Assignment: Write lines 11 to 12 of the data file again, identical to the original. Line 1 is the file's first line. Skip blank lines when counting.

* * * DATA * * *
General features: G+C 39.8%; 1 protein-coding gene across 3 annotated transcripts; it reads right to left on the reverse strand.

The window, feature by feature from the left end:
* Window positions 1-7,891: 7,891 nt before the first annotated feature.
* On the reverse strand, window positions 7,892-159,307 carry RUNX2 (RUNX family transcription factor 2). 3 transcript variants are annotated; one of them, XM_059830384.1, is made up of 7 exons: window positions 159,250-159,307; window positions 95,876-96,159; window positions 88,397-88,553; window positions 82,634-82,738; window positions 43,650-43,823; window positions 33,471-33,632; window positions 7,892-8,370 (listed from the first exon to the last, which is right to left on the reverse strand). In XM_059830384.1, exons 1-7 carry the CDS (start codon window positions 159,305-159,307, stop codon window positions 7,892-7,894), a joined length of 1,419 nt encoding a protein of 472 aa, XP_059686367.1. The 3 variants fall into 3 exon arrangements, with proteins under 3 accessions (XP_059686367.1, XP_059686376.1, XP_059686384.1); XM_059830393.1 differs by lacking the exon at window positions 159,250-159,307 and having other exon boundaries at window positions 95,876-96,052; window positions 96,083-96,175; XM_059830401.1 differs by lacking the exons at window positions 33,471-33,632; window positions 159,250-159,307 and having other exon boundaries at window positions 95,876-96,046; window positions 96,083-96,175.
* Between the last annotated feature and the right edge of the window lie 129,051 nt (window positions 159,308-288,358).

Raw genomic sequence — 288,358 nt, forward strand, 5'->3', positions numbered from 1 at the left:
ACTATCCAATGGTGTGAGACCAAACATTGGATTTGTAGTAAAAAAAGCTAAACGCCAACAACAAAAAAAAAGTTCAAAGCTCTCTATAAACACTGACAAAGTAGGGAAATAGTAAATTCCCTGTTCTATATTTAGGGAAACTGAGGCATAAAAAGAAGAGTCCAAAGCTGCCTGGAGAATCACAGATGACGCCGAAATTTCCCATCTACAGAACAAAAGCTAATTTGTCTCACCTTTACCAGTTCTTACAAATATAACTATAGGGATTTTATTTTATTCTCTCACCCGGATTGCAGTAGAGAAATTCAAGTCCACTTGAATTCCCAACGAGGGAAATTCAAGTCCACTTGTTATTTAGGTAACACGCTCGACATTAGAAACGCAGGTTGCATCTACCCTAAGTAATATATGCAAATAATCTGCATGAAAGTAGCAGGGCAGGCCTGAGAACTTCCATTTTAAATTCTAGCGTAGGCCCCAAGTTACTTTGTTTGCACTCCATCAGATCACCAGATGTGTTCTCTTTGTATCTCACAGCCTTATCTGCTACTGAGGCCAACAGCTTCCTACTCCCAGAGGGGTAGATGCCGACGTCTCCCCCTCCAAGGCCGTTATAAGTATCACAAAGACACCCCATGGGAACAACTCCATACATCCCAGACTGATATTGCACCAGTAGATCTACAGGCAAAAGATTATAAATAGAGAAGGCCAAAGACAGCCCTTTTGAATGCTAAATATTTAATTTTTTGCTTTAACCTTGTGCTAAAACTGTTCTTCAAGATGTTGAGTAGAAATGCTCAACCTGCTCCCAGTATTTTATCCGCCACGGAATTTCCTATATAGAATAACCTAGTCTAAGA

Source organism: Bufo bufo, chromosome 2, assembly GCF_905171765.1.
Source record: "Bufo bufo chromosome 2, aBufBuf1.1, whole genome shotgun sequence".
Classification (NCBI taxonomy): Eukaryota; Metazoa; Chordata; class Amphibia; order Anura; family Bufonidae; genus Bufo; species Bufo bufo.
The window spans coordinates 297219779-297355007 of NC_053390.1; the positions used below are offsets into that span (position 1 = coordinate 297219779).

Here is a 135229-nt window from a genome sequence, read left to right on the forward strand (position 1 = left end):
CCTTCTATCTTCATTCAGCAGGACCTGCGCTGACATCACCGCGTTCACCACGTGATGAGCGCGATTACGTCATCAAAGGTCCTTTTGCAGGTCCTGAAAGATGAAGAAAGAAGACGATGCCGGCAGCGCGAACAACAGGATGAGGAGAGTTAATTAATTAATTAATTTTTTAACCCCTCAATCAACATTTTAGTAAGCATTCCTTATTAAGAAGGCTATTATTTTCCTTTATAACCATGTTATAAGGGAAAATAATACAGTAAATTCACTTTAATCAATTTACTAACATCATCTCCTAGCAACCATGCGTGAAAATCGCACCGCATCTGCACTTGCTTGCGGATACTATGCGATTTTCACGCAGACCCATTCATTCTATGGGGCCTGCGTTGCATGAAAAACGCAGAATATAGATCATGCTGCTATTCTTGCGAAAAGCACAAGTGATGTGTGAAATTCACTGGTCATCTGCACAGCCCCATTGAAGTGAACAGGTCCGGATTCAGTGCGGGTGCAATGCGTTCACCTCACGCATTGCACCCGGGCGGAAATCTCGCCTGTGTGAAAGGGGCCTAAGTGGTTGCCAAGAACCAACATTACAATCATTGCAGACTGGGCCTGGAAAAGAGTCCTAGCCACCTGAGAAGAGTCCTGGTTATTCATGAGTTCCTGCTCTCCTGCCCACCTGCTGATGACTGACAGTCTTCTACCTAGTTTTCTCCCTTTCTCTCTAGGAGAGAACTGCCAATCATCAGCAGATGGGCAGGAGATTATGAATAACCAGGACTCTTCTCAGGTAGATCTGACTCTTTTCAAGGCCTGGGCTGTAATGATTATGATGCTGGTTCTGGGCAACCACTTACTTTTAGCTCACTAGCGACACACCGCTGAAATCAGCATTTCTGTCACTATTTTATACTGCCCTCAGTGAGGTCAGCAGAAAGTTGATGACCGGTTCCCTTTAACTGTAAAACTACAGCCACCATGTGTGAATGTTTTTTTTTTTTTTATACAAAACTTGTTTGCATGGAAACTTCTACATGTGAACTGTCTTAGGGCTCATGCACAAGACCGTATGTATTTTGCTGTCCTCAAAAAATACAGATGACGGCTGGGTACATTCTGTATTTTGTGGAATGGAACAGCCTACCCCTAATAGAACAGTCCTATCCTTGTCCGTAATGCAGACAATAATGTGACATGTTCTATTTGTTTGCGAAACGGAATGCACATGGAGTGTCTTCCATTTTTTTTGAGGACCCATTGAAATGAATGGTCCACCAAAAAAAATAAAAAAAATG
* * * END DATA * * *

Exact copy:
The window spans coordinates 297219779-297355007 of NC_053390.1; the positions used below are offsets into that span (position 1 = coordinate 297219779).

Here is a 135229-nt window from a genome sequence, read left to right on the forward strand (position 1 = left end):